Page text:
Tuckerization — using a person’s real name in a science fiction story as an in-joke – is derived from Wilson Tucker, the author who made the practice famous.
Tom Meserole recalls, “My wife was Tuckerized in the novel Night Watch as ‘Lady Roberta Meserole, international woman of mystery, but her friends call her Bobbi.’ I also got a passing mention in the same novel.” Tom’s name was given to her cat.
Tom won the Tuckerization rights at a charity auction during a St. Louis convention where Pratchett was a guest of honor. People like to joke that the auction was for one Tuckerization but Terry threw in the cat for free….
Marco Soto, after games editor, artist and writer Marco Soto.
Doctor Christopher Pagel and his wife Julia, real-life animal experts and owners of a large feral cat sanctuary, appear as themselves in The Long War
Follett paid £2,200 to charity for his Discworld appearance in Night Watch, although as Dave Langford writes in Starcombing —
He publicly expressed hopes that he’d appear as a giant. Instead, Terry Pratchett introduced the sinister Doctor Follett, past head of the Assassins’ Guild (‘Is that his own hair?’). Type-casting, no doubt.
Other fans are certain (with good reason) they made anonymous appearances in Pratchett’s work.
“Magrat Garlick wears my jewelry,” says Sue Mason. “Terry was impressed at breakfast at some convention when I turned up with full silver jewelry, no makeup, no hair do, but full jewelry and he dragged me the length of an Eastercon dealer room to show me the Clarecraft Perdita Nit, as apparently he had described me to the sculptor and they had done a splendid job.”
“Some of the antics by the post grads in the high energy magic department are apparently based on a late night slightly alcohol fueled discussion Terry, I and a couple if others had about games we played with radars, missile systems and other electronics,” says Mike Rennie. “Terry used to make toast on resistor arrays for example.”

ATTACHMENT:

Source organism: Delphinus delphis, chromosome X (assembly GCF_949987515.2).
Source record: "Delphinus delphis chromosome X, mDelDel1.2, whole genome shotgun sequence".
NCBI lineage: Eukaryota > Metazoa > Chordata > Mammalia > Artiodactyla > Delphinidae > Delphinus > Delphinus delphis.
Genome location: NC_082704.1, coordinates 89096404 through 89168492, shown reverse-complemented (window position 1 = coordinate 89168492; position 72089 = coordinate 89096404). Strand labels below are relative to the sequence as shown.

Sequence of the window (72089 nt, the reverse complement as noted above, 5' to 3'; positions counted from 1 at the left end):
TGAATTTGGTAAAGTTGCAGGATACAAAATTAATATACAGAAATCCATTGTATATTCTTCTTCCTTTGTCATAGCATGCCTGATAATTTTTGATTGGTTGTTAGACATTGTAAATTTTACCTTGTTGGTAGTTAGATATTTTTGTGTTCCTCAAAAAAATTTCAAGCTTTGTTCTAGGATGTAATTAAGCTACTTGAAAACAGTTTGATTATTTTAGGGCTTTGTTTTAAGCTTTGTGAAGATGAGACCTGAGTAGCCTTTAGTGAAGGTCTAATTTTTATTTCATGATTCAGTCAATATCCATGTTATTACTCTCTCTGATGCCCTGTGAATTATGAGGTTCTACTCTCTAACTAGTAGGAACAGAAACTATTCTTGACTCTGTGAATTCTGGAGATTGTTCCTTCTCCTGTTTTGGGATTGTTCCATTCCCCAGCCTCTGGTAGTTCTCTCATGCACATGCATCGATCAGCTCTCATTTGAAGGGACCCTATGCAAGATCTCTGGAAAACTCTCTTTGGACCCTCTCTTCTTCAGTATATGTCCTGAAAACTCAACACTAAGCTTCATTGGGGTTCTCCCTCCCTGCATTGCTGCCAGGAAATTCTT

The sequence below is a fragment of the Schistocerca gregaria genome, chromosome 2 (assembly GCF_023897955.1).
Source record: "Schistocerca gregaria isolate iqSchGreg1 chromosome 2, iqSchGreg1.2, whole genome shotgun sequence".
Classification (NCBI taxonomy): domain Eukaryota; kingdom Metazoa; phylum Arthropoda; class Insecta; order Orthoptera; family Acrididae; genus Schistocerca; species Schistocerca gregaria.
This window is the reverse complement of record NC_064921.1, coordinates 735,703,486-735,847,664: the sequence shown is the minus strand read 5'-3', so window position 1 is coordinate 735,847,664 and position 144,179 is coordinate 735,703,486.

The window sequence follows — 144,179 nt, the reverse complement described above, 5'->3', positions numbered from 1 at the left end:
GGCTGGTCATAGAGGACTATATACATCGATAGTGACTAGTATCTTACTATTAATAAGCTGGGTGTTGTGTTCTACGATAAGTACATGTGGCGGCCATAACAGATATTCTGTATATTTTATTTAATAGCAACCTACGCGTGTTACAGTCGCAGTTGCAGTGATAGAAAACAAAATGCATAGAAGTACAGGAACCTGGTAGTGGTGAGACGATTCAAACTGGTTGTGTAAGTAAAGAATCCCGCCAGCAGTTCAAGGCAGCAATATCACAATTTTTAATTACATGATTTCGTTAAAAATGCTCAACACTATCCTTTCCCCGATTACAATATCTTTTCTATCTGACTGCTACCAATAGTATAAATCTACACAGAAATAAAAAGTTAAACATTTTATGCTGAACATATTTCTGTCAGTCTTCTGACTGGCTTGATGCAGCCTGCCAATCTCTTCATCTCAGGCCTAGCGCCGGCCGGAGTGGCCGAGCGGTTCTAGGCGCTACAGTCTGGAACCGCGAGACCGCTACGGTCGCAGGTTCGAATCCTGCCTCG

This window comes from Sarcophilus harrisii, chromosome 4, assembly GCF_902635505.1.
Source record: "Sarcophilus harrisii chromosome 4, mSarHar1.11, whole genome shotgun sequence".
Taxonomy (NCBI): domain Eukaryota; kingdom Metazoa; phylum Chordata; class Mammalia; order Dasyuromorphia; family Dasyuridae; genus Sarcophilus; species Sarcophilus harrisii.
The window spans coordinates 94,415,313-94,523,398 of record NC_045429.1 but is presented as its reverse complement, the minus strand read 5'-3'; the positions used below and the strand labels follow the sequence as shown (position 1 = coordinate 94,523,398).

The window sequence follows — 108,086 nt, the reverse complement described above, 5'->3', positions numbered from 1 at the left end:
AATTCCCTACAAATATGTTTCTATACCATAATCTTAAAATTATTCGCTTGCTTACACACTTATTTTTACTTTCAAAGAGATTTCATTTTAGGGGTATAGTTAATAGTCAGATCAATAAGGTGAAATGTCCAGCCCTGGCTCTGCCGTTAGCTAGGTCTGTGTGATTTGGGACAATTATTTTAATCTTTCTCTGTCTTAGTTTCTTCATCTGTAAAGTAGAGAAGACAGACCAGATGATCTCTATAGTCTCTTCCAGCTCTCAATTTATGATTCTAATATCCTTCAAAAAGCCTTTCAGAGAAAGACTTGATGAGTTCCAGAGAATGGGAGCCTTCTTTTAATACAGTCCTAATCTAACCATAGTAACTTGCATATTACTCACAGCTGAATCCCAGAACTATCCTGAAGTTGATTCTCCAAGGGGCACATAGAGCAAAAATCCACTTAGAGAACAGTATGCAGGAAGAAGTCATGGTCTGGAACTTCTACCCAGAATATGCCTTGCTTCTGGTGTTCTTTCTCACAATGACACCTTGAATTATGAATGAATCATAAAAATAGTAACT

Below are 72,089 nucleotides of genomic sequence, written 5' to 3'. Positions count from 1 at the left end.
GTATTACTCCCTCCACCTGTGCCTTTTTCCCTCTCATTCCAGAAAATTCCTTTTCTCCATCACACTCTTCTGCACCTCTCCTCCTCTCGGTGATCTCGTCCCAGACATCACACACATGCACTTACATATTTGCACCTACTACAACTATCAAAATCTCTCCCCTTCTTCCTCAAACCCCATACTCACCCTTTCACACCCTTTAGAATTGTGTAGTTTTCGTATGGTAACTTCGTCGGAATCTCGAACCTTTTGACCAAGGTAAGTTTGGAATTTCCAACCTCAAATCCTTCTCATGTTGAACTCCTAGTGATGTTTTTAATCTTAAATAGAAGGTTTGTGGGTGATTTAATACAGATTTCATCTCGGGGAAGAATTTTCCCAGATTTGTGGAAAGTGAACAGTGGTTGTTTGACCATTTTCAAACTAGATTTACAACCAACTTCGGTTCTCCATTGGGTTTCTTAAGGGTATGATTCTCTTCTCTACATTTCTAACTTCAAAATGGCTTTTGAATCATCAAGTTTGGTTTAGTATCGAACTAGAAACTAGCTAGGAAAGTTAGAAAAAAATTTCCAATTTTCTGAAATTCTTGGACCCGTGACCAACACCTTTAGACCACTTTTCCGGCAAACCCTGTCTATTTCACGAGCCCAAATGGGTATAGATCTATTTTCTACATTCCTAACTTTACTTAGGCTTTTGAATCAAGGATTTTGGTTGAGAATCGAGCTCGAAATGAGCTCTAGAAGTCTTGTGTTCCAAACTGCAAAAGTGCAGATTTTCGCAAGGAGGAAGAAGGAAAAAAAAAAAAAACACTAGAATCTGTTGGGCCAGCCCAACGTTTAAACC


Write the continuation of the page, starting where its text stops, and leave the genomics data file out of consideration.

Rotsler Award display at Loscon 41 — past winners. Photo by Kenn Bates.
At Loscon 41 over Thanksgiving Weekend in November there was a display in the Art Show of cartoons and illos by Rotsler Award winners. One of the panels was devoted to the award’s history, and the other to work by its 2014 winner Sue Mason.
The display was curated by John Hertz. Thanks to Kenn Bates for these photographs.
Both panels of the Rotsler Award display. Photo by Kenn Bates.
Rotsler Award display at Loscon 41 — past winners. Photo by Kenn Bates.
Close-up of Rotsler Award history display. Photo by Kenn Bates.
Close-up of the Sue Mason panel. Photo by Kenn Bates.
Sue Mason’s panel in the Rotsler Award display at Loscon 41. Photo by Kenn Bates,
Illustration by Sue Mason. Published in File 770 #139 and elsewhere.
Sue Mason from the United Kingdom has won the 2014 Rotsler Award, given for long-time artistic achievement in amateur publications of the science fiction community. Established in 1998, the award carries an honorarium of US$300.
Mason is a widely-published pen-and-ink artist who is particularly well-known for her activity in the British fanzine Plokta. Her illustrations are whimsical, humorous and richly-detailed.
She is also accomplished at pyrography, the process of producing designs by burning them onto a surface, generally wood, leather or paper.
Mason is a two-time winner of the Best Fan Artist Hugo. She has won the Nova Award for Best Fan Artist seven times.
The Rotsler Award is sponsored by the Southern California Institute for Fan Interests, a non-profit corporation, hosts of the 2006 Worldcon. The award is named for the late Bill Rotsler, the talented and prolific fanartist. Claire Brialey, Mike Glyer, and John Hertz served as this year’s judges.
The award was formally announced on Saturday, November 29, 2014 at Loscon 41. An exhibit honoring Mason’s work was displayed in the Art Show.